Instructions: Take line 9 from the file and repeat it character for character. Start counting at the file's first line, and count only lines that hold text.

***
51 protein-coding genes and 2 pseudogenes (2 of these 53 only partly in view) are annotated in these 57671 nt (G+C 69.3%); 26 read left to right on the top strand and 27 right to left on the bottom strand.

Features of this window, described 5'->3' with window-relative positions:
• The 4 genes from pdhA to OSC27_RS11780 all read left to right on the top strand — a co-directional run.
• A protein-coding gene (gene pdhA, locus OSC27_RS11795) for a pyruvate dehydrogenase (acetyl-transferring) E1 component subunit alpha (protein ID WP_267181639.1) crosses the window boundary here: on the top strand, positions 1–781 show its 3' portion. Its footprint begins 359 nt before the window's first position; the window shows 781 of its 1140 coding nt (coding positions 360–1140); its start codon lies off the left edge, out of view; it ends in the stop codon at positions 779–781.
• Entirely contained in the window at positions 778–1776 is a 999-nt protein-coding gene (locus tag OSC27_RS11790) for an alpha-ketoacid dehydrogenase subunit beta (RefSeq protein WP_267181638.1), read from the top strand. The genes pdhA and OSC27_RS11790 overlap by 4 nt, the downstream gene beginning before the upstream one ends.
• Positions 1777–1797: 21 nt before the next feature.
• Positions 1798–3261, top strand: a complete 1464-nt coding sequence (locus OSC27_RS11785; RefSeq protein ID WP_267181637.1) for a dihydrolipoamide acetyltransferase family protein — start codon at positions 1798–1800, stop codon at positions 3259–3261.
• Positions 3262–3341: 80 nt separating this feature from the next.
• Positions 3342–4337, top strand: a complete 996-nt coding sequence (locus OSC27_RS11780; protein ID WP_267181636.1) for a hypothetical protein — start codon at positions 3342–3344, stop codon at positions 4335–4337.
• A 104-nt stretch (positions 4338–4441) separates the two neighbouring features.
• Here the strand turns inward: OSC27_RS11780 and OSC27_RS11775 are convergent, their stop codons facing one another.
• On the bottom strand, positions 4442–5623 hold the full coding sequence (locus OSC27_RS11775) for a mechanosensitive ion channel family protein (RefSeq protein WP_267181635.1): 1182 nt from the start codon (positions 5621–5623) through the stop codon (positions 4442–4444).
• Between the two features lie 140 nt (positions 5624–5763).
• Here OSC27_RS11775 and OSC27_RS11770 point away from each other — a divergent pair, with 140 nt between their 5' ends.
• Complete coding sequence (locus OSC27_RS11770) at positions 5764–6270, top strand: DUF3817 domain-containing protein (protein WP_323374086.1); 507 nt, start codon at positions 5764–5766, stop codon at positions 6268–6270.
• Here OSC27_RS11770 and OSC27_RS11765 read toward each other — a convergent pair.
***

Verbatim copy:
• Positions 3342–4337, top strand: a complete 996-nt coding sequence (locus OSC27_RS11780; protein ID WP_267181636.1) for a hypothetical protein — start codon at positions 3342–3344, stop codon at positions 4335–4337.